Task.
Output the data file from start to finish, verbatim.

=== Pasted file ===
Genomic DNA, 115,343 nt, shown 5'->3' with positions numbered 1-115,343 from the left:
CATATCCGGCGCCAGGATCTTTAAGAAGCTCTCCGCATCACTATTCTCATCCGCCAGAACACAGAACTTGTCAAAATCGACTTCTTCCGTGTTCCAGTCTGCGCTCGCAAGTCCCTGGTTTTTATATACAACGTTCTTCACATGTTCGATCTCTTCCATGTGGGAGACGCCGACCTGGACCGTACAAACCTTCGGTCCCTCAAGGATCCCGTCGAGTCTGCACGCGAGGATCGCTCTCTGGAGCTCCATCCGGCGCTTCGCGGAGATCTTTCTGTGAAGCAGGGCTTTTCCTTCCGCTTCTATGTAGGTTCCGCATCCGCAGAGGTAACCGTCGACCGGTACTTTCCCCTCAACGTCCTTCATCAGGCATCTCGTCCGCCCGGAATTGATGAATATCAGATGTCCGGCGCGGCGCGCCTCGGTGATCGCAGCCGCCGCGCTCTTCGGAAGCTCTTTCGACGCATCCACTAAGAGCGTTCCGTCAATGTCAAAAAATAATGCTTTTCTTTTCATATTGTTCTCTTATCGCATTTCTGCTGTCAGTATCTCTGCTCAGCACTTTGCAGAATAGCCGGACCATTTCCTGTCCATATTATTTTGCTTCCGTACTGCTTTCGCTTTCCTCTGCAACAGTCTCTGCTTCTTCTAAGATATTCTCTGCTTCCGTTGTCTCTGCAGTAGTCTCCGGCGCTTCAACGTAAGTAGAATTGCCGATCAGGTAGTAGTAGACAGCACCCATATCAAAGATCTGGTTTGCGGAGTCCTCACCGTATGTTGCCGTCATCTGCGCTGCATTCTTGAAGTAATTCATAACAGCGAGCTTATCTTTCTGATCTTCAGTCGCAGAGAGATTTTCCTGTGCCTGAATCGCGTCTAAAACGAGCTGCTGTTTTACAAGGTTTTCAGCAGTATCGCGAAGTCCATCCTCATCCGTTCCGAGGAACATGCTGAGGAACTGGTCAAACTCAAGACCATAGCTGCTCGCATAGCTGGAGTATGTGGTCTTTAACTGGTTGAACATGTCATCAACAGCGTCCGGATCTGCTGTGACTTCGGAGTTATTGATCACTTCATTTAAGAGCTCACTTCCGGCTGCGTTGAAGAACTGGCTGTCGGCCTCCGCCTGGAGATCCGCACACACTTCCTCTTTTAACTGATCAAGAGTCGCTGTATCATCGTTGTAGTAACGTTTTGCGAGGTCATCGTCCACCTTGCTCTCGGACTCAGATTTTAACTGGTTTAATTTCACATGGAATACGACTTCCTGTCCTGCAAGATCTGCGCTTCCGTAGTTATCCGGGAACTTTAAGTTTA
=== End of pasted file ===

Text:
Genomic DNA, 115,343 nt, shown 5'->3' with positions numbered 1-115,343 from the left:
CATATCCGGCGCCAGGATCTTTAAGAAGCTCTCCGCATCACTATTCTCATCCGCCAGAACACAGAACTTGTCAAAATCGACTTCTTCCGTGTTCCAGTCTGCGCTCGCAAGTCCCTGGTTTTTATATACAACGTTCTTCACATGTTCGATCTCTTCCATGTGGGAGACGCCGACCTGGACCGTACAAACCTTCGGTCCCTCAAGGATCCCGTCGAGTCTGCACGCGAGGATCGCTCTCTGGAGCTCCATCCGGCGCTTCGCGGAGATCTTTCTGTGAAGCAGGGCTTTTCCTTCCGCTTCTATGTAGGTTCCGCATCCGCAGAGGTAACCGTCGACCGGTACTTTCCCCTCAACGTCCTTCATCAGGCATCTCGTCCGCCCGGAATTGATGAATATCAGATGTCCGGCGCGGCGCGCCTCGGTGATCGCAGCCGCCGCGCTCTTCGGAAGCTCTTTCGACGCATCCACTAAGAGCGTTCCGTCAATGTCAAAAAATAATGCTTTTCTTTTCATATTGTTCTCTTATCGCATTTCTGCTGTCAGTATCTCTGCTCAGCACTTTGCAGAATAGCCGGACCATTTCCTGTCCATATTATTTTGCTTCCGTACTGCTTTCGCTTTCCTCTGCAACAGTCTCTGCTTCTTCTAAGATATTCTCTGCTTCCGTTGTCTCTGCAGTAGTCTCCGGCGCTTCAACGTAAGTAGAATTGCCGATCAGGTAGTAGTAGACAGCACCCATATCAAAGATCTGGTTTGCGGAGTCCTCACCGTATGTTGCCGTCATCTGCGCTGCATTCTTGAAGTAATTCATAACAGCGAGCTTATCTTTCTGATCTTCAGTCGCAGAGAGATTTTCCTGTGCCTGAATCGCGTCTAAAACGAGCTGCTGTTTTACAAGGTTTTCAGCAGTATCGCGAAGTCCATCCTCATCCGTTCCGAGGAACATGCTGAGGAACTGGTCAAACTCAAGACCATAGCTGCTCGCATAGCTGGAGTATGTGGTCTTTAACTGGTTGAACATGTCATCAACAGCGTCCGGATCTGCTGTGACTTCGGAGTTATTGATCACTTCATTTAAGAGCTCACTTCCGGCTGCGTTGAAGAACTGGCTGTCGGCCTCCGCCTGGAGATCCGCACACACTTCCTCTTTTAACTGATCAAGAGTCGCTGTATCATCGTTGTAGTAACGTTTTGCGAGGTCATCGTCCACCTTGCTCTCGGACTCAGATTTTAACTGGTTTAATTTCACATGGAATACGACTTCCTGTCCTGCAAGATCTGCGCTTCCGTAGTTATCCGGGAACTTTAAGTTTA